I/O isnt an issue, already sketched some ideas for a 16 port TTL compatible I/O module that uses a minimal # of GPIO and will be fast enough for this purpose (a few uS switching time and some bit-banging software) with an RTC as well. Also looking at using the I2C interface for the same, albeit slower...

So far just knocked up a simple I/O connector to get to the breadboard easily.

bobc
10-07-2012, 02:36 AM
Maybe the Pi isn't the way to go, but my thought process was to create a g-code interpreter to drive the stepper drivers etc. and provide a real-time display of the process. Sort of MACH3 in a matchbox... (or should that be EMC2 in a matchbox)... anyway, a cut down version. No frills, no bells n whistles, just motion control and some graphics. I don't think the other boards suggested can do this (well of course with a multitude of added perpherals maybe). Big ask? maybe.

It is entirely possible, it is what all the Reprap printer controllers do, they take GCode sent from a PC over RS232, plan the motion and control the steppers, and on the 8 bit Arduino platform. There is also software for CNC, have a look for GRBL.

It is the sort of project you can do from scratch, you may not achieve reliable motion control on the first go, but steppers are quite easy to work with. If you have got a Pi, you may as well use it. The nice thing about the Pi is you can use a nice sized display with it.

My Pi should arrive any day now!

irving2008
10-07-2012, 07:56 AM
It is entirely possible, it is what all the Reprap printer controllers do, they take GCode sent from a PC over RS232, plan the motion and control the steppers, and on the 8 bit Arduino platform. There is also software for CNC, have a look for GRBL.

It is the sort of project you can do from scratch, you may not achieve reliable motion control on the first go, but steppers are quite easy to work with. If you have got a Pi, you may as well use it. The nice thing about the Pi is you can use a nice sized display with it.

My Pi should arrive any day now!I'll have a look...

The nice thing about the Pi is the fact that, while you could plug a display in, if you were to use Linux you could equally remotely view/control it with VNC. I want to add this to a new PCB mill I am planning that can sit inside a sound-proof box on the next bench but I can watch it on the main PC... without tying up the main PC and without taking up the space of another PC...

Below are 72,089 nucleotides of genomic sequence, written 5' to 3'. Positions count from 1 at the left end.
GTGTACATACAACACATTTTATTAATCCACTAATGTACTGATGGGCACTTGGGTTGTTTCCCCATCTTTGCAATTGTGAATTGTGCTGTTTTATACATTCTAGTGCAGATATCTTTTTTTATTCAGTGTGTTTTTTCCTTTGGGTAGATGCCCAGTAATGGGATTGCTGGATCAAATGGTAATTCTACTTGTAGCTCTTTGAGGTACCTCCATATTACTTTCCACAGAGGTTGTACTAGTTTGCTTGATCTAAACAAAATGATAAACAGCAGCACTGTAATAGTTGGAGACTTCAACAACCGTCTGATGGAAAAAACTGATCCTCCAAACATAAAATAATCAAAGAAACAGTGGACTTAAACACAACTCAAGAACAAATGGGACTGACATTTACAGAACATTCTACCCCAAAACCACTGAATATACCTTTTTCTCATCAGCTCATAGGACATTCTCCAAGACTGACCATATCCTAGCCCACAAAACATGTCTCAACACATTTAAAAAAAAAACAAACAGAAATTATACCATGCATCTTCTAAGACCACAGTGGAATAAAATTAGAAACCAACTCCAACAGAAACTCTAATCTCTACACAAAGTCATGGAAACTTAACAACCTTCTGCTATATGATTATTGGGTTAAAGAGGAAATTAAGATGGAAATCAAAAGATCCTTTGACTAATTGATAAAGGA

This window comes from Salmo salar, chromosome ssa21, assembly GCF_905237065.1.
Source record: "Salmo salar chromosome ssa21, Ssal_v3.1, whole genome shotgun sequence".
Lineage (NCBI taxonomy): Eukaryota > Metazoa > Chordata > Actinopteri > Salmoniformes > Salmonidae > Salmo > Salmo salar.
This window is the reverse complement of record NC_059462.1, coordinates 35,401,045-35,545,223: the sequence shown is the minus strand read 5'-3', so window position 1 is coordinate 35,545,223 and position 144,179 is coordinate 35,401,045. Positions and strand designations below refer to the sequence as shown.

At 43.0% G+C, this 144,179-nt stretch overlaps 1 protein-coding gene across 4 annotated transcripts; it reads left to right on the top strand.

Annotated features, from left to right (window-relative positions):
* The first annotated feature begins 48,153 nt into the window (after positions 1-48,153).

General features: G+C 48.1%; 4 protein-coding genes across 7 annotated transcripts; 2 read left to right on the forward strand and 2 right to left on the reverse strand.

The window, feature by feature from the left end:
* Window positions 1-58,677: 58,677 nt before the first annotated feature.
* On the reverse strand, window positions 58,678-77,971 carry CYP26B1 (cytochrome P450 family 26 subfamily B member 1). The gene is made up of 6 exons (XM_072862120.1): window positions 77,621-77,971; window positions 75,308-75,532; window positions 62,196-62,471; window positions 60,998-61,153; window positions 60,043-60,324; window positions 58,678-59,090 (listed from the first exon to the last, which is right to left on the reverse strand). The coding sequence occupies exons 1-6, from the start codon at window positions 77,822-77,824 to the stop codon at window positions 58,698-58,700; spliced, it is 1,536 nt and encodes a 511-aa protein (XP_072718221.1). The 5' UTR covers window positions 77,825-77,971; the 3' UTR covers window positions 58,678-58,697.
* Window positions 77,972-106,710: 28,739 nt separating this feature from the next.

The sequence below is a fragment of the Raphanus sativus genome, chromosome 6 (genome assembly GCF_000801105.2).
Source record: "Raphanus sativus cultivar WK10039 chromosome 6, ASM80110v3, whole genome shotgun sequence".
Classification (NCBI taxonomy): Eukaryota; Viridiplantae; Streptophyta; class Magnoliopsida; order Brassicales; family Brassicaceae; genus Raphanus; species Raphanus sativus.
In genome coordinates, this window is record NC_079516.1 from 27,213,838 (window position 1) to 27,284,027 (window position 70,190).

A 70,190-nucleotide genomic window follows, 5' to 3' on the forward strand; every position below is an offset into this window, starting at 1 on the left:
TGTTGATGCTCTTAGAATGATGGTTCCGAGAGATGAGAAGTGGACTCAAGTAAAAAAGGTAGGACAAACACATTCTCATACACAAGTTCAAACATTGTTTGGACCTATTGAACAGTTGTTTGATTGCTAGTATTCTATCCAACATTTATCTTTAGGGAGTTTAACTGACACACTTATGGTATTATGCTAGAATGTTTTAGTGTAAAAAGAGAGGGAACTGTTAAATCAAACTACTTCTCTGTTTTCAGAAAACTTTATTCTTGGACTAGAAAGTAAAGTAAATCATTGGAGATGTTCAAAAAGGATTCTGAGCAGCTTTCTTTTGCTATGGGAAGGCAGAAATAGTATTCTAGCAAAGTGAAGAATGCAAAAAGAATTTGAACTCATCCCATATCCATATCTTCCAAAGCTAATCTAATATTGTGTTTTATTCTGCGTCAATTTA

For what I have in mind, I think it could be done without a real-time kernel with a 'device driver' hooked into a higher priority interrupt and a shared memory queue of simple motion commands. Sort of like a smoothstepper in software... I did something like this more than a few years back in Windows 95 for a real-time data transponder so I know the concept works, but I need to learn more about the Linux low level stuff.... and thats proving hard to find an easy way in...

bobc
10-07-2012, 11:53 AM
I'll have a look...

The nice thing about the Pi is the fact that, while you could plug a display in, if you were to use Linux you could equally remotely view/control it with VNC. I want to add this to a new PCB mill I am planning that can sit inside a sound-proof box on the next bench but I can watch it on the main PC... without tying up the main PC and without taking up the space of another PC...

That sounds like a good job for a Pi...


For what I have in mind, I think it could be done without a real-time kernel with a 'device driver' hooked into a higher priority interrupt and a shared memory queue of simple motion commands. Sort of like a smoothstepper in software... I did something like this more than a few years back in Windows 95 for a real-time data transponder so I know the concept works, but I need to learn more about the Linux low level stuff.... and thats proving hard to find an easy way in...

Some years ago I worked on Unix device drivers so I know the basics, I have been mostly working on RTOS or bare-metal systems. I am currently reading http://shop.oreilly.com/product/9780596005900.do to get up to date with latest way of doing things on Linux, it seems like a fair introduction but is not comprehensive - that would take multiple volumes I think. There are also online sources of info of course.